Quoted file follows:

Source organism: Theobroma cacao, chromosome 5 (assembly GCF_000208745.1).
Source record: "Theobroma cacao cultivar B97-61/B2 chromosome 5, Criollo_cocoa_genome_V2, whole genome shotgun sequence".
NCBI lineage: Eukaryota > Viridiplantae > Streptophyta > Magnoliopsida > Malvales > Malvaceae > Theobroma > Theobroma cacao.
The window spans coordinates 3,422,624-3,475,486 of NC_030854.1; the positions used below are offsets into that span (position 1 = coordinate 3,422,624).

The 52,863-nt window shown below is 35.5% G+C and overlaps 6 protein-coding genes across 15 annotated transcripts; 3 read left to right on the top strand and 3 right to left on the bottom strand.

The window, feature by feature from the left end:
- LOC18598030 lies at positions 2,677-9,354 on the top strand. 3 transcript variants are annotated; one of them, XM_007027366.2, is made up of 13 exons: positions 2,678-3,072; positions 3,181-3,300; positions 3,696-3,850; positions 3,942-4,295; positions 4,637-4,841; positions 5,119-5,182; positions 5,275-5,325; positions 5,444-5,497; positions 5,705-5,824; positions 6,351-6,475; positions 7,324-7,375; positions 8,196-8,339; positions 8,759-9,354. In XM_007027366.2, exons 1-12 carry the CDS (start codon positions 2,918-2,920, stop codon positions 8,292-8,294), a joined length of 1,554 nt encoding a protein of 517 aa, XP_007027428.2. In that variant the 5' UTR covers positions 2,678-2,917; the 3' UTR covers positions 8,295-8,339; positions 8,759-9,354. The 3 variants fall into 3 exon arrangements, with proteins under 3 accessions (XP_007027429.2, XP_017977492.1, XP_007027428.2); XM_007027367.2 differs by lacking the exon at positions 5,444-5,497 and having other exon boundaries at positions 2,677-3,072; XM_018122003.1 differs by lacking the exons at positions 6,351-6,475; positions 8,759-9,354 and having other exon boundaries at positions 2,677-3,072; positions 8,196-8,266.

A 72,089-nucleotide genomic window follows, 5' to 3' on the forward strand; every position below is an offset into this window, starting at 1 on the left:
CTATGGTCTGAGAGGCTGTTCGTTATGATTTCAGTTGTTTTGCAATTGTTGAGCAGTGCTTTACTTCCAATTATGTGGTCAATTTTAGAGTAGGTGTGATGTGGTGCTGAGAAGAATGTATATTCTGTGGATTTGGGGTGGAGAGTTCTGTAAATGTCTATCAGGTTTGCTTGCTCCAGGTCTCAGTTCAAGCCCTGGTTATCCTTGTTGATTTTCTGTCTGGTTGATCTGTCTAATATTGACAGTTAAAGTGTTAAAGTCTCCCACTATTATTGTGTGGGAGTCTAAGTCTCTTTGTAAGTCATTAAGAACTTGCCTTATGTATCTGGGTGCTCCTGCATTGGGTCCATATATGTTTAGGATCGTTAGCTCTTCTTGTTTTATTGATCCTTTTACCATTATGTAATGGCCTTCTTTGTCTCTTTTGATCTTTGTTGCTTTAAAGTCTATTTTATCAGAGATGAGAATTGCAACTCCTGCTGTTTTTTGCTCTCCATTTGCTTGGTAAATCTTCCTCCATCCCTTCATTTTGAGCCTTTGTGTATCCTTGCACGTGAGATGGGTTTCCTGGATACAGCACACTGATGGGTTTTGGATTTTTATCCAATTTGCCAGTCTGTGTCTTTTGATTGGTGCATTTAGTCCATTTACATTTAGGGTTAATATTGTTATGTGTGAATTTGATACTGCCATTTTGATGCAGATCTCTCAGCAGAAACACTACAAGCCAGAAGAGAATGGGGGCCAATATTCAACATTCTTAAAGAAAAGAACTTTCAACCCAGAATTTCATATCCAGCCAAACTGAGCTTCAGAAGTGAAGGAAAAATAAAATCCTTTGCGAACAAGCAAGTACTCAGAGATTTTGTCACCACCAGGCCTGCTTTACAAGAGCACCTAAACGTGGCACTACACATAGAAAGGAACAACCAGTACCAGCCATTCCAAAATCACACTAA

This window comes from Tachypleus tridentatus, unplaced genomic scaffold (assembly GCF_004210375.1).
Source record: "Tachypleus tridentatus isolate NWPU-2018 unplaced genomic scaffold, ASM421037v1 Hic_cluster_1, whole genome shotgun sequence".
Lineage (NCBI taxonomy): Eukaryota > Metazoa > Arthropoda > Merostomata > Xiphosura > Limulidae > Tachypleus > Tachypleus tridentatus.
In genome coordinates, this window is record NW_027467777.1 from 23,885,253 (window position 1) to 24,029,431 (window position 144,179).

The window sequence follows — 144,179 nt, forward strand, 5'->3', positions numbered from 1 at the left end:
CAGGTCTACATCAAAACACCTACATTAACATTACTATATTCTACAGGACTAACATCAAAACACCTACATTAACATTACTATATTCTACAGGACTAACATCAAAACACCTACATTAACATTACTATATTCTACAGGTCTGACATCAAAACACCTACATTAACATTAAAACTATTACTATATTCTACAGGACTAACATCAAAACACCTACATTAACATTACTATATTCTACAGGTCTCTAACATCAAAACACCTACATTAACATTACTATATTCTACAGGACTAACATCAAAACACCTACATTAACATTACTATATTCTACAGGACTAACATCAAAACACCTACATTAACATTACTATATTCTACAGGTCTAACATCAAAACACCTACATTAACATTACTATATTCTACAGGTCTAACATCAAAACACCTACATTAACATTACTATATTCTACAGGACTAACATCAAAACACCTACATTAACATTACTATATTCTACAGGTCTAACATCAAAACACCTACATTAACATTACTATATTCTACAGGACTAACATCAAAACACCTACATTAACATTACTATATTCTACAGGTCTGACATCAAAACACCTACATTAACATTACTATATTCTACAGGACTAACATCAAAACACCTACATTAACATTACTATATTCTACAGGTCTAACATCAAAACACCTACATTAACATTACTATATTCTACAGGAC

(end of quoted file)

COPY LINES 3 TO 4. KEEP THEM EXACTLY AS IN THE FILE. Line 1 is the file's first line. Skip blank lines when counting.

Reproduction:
NCBI lineage: Eukaryota > Viridiplantae > Streptophyta > Magnoliopsida > Malvales > Malvaceae > Theobroma > Theobroma cacao.
The window spans coordinates 3,422,624-3,475,486 of NC_030854.1; the positions used below are offsets into that span (position 1 = coordinate 3,422,624).